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S&P Sees Radio’s 2024 Growth Rate Keeping Pace With Overall Economic Expansion.


For radio managers still working on their 2024 budgets, S&P Global economists are offering some fresh data points. S&P has revised its 2023 and 2024 forecast and expects economic growth will cool off in 2024 but not enter a recession. When it comes to advertising, they say digital media will continue to grow the most. That said, S&P is forecasting radio advertising will grow 1.5% this year, keeping pace with the overall economy’s expansion, but it will take some patience to see those gains.


“We believe the first quarter of 2024 will be weak, with both economic and secular challenges on top of what is typically already a seasonally low quarter,” S&P says in its latest outlook. It expects to see improvement during the second half of 2024 amid improving macroeconomic conditions.


As radio executives are well aware, predicting radio’s future is tougher than ever. With some of the shortest lead times in media, S&P says there is “scarce visibility” into radio’s future performance. “We believe lead times have further compressed and radio companies now only have a few weeks to a month of visibility” S&P says in the report, adding, “It is our belief that greater visibility into any improvement in radio advertising trends is unlikely until the second quarter of 2024.”


Digital – now making up about 70% of total U.S. advertising – is similarly characterized by short lead times. “This has been exacerbated by advertisers' caution in committing to spending because they are concerned about potential macroeconomic weakness,” says S&P.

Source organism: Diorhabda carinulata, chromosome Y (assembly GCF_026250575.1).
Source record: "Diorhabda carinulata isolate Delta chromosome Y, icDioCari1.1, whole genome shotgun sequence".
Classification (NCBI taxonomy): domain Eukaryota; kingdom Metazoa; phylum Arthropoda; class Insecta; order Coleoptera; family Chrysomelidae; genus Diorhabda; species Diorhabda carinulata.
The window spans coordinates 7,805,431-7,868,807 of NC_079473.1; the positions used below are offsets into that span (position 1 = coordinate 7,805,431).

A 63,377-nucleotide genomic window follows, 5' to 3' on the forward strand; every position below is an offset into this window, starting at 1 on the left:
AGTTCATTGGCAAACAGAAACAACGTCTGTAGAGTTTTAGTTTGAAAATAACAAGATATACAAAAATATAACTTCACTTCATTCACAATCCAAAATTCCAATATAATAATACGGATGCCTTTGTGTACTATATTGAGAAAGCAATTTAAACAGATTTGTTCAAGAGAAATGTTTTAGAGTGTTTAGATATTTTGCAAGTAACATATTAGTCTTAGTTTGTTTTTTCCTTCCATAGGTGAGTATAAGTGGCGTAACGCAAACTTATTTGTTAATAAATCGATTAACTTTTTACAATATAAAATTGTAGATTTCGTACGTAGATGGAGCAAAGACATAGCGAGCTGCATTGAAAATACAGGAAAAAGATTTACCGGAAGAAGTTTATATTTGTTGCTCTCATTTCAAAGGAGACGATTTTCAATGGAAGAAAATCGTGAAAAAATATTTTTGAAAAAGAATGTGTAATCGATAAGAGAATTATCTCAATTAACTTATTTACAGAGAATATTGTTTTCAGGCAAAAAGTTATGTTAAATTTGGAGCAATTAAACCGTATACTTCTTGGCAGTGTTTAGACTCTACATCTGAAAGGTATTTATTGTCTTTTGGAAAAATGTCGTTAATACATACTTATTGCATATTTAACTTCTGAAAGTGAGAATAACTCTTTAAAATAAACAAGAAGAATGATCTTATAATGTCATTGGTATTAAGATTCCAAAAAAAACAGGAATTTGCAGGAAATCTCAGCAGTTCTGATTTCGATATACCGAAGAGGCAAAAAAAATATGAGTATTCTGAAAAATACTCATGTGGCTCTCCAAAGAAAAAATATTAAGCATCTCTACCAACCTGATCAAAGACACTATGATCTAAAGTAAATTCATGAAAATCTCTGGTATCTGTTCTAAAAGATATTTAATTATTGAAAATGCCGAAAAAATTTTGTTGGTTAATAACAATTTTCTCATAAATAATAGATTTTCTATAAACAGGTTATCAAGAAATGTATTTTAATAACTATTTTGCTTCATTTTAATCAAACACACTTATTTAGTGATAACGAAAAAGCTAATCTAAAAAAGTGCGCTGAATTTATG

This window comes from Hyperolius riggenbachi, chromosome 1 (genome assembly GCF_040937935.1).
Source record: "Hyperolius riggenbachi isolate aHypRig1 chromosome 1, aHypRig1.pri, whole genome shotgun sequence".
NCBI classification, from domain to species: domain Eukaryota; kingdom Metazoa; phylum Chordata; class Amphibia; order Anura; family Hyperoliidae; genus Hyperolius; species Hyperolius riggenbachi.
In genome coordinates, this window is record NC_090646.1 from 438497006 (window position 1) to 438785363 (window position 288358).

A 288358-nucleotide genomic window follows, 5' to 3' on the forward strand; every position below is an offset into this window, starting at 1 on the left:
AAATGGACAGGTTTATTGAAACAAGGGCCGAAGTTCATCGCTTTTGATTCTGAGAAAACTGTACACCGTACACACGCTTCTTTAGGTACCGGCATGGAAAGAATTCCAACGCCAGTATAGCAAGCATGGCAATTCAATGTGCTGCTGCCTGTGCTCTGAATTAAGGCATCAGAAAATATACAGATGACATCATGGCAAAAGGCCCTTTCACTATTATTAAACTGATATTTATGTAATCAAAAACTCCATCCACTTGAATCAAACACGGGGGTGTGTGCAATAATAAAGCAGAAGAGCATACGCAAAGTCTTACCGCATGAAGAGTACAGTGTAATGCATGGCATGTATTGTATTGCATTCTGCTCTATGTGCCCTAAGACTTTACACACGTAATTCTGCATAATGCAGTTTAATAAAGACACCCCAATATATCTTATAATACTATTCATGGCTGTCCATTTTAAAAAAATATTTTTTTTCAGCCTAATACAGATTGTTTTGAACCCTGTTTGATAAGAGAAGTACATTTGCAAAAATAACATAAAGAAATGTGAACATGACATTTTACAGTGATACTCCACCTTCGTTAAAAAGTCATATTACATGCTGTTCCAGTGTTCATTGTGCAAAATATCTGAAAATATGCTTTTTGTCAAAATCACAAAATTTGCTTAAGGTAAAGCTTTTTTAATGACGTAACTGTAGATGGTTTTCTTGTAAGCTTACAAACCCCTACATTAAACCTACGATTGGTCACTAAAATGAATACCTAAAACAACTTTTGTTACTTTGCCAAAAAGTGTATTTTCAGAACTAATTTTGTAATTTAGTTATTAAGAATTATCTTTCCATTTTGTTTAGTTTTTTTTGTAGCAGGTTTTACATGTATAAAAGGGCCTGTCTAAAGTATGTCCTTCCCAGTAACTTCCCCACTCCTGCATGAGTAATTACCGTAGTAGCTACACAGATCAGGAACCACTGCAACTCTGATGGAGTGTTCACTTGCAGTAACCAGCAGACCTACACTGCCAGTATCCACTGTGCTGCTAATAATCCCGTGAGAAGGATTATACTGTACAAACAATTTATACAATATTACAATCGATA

Radio industry revenue has had a 10% haircut since the pandemic, according to S&P. As broadcasters work to close that gap, here is one of the challenges S&P economists think radio will face: while digital advertising has largely recovered from a year when advertisers pulled back on spending due to fears about a potential recession, the same cannot be said about traditional media. It estimates that legacy media overall saw ad revenue decline 8.5% last year with linear TV down 10.8% while radio and print were both off by 7%. While S&P acknowledges the numbers are “skewed” by lower political advertising compared to 2022, it believes secular pressures, more than macroeconomic cyclical trends, are the main contributors of continued soft advertising spending on legacy media platforms.


“Companies have pulled back more on brand advertising over the last year and increasingly shifted their spending toward performance-based advertising as they look to use advertising budgets more efficiently,” the report says. “Similarly, national advertising has been more challenged over the last year, while local advertising has performed better due [to] its greater focus on direct response marketing.”


S&P thinks digital will be advertising’s “growth engine” this year, with revenue predicted to increase 10.2%, which is a modestly slower rate than the 10.5% rate that S&P says it had in 2023. Within the digital category, it sees gains for search (+9.5%), social media (+11%), and digital video (+15%) this year. S&P expects growth will moderate to 8.5% in 2025 primarily due to slower social media advertising.


The overall U.S. economy is expected to grow at a slower pace this year, according to S&P Global economists’ updated outlook. They say the resiliency of consumer-led GDP growth “will be tested” this year as spending on services is now back to its pre-pandemic trend, leaving little in the way of post-pandemic catch-up demand. Economists say that household spending will likely be more in line with real income growth as savings have dwindled, while there are also signs that higher interest rates are starting to put a squeeze on consumers.


S&P expects the U.S. economy will expand 1.5% in 2024, up from 1.3% in its September outlook. It predicts consumer spending will grow 1.8% while core inflation will fall closer to the Fed’s target of two percent on a sustained basis by mid-2024. S&P also thinks hiring will slow and unemployment will rise through 2024 to reflect the slowing pace of economic growth.


“We believe there is greater downside risk to our 2024 advertising forecast than upside potential,” the report says. “Lower economic growth could stall any improvement in legacy advertising.”

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